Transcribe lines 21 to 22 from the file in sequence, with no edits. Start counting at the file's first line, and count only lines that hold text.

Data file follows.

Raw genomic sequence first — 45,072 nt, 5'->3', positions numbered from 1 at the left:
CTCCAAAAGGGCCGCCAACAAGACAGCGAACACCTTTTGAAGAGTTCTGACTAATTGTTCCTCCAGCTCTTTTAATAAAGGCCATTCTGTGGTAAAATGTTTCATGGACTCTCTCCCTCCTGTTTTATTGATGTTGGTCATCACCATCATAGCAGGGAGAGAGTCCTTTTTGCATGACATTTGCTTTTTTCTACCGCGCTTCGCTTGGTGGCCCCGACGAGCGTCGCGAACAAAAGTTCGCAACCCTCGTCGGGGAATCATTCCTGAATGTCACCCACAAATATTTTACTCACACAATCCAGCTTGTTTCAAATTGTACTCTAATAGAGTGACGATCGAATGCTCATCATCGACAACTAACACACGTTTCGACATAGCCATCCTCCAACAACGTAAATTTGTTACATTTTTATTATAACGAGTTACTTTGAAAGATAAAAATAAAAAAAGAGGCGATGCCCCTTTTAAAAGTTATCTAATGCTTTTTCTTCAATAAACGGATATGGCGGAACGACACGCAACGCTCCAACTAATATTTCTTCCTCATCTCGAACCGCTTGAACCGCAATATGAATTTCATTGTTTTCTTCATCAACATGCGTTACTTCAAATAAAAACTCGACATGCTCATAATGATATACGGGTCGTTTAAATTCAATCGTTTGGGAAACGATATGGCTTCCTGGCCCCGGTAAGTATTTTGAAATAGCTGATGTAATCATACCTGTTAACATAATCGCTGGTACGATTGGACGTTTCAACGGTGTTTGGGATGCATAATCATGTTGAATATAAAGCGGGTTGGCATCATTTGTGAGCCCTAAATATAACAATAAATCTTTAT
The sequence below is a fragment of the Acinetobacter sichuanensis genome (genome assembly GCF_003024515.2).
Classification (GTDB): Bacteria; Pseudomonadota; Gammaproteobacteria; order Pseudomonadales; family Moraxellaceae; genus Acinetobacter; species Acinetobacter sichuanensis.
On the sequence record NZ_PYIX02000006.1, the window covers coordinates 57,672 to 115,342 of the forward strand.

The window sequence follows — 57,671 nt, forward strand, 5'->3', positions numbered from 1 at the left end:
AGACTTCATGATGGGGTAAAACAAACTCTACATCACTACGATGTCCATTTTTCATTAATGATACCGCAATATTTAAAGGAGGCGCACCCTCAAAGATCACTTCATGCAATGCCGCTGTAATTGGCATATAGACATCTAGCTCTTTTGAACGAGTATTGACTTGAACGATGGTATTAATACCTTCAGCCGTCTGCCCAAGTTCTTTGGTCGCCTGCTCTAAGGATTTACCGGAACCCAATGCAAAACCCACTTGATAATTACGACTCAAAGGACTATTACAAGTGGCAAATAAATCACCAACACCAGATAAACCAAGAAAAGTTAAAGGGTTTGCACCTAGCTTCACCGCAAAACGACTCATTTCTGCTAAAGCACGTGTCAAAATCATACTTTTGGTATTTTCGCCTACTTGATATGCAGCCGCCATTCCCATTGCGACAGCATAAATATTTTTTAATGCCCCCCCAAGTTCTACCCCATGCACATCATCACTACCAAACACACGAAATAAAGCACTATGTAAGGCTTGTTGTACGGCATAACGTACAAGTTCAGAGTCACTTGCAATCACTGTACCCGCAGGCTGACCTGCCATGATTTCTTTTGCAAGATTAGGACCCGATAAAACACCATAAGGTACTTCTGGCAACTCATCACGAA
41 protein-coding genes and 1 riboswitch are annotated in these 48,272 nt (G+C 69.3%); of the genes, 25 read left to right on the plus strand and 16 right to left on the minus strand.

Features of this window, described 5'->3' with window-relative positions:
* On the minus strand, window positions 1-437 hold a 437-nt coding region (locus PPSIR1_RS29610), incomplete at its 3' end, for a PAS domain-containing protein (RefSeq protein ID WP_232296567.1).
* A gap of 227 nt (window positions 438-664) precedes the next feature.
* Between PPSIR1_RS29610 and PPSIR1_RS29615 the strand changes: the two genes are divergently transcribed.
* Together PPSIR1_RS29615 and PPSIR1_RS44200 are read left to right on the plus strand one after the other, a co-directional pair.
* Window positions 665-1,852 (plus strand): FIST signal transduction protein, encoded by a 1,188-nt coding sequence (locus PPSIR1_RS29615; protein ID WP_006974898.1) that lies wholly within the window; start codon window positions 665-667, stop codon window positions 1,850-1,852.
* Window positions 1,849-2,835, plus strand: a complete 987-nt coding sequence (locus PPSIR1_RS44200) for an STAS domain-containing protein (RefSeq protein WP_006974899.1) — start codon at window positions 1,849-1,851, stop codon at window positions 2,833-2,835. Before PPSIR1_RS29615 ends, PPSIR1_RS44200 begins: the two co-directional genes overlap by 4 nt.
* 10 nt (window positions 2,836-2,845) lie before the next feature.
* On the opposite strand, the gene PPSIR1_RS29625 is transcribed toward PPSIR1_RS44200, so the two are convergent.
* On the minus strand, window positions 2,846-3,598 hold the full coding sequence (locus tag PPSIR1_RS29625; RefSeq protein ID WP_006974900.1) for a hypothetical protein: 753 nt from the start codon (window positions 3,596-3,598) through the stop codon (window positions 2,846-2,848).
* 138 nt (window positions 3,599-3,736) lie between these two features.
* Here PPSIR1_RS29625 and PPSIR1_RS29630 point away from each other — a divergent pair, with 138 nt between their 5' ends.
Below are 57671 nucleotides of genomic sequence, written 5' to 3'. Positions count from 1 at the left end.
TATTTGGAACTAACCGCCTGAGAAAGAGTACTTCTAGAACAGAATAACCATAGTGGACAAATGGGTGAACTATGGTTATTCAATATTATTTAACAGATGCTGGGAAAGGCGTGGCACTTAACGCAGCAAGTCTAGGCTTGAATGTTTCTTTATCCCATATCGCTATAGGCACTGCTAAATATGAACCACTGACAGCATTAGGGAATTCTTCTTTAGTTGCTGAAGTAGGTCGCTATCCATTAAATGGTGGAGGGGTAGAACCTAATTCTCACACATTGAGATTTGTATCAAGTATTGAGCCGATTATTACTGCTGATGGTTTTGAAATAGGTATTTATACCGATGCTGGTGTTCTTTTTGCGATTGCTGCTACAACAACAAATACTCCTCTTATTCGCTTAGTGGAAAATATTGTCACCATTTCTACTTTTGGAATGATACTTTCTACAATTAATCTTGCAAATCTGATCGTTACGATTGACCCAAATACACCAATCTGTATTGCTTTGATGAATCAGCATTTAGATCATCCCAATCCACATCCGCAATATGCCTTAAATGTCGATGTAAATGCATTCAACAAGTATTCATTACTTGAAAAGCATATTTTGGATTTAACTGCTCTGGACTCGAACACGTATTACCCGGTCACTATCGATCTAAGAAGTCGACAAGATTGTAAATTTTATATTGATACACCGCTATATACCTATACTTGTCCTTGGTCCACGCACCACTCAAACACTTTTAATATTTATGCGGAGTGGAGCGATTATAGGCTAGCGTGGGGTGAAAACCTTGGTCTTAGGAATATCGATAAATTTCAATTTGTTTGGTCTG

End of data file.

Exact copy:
Below are 57671 nucleotides of genomic sequence, written 5' to 3'. Positions count from 1 at the left end.
TATTTGGAACTAACCGCCTGAGAAAGAGTACTTCTAGAACAGAATAACCATAGTGGACAAATGGGTGAACTATGGTTATTCAATATTATTTAACAGATGCTGGGAAAGGCGTGGCACTTAACGCAGCAAGTCTAGGCTTGAATGTTTCTTTATCCCATATCGCTATAGGCACTGCTAAATATGAACCACTGACAGCATTAGGGAATTCTTCTTTAGTTGCTGAAGTAGGTCGCTATCCATTAAATGGTGGAGGGGTAGAACCTAATTCTCACACATTGAGATTTGTATCAAGTATTGAGCCGATTATTACTGCTGATGGTTTTGAAATAGGTATTTATACCGATGCTGGTGTTCTTTTTGCGATTGCTGCTACAACAACAAATACTCCTCTTATTCGCTTAGTGGAAAATATTGTCACCATTTCTACTTTTGGAATGATACTTTCTACAATTAATCTTGCAAATCTGATCGTTACGATTGACCCAAATACACCAATCTGTATTGCTTTGATGAATCAGCATTTAGATCATCCCAATCCACATCCGCAATATGCCTTAAATGTCGATGTAAATGCATTCAACAAGTATTCATTACTTGAAAAGCATATTTTGGATTTAACTGCTCTGGACTCGAACACGTATTACCCGGTCACTATCGATCTAAGAAGTCGACAAGATTGTAAATTTTATATTGATACACCGCTATATACCTATACTTGTCCTTGGTCCACGCACCACTCAAACACTTTTAATATTTATGCGGAGTGGAGCGATTATAGGCTAGCGTGGGGTGAAAACCTTGGTCTTAGGAATATCGATAAATTTCAATTTGTTTGGTCTG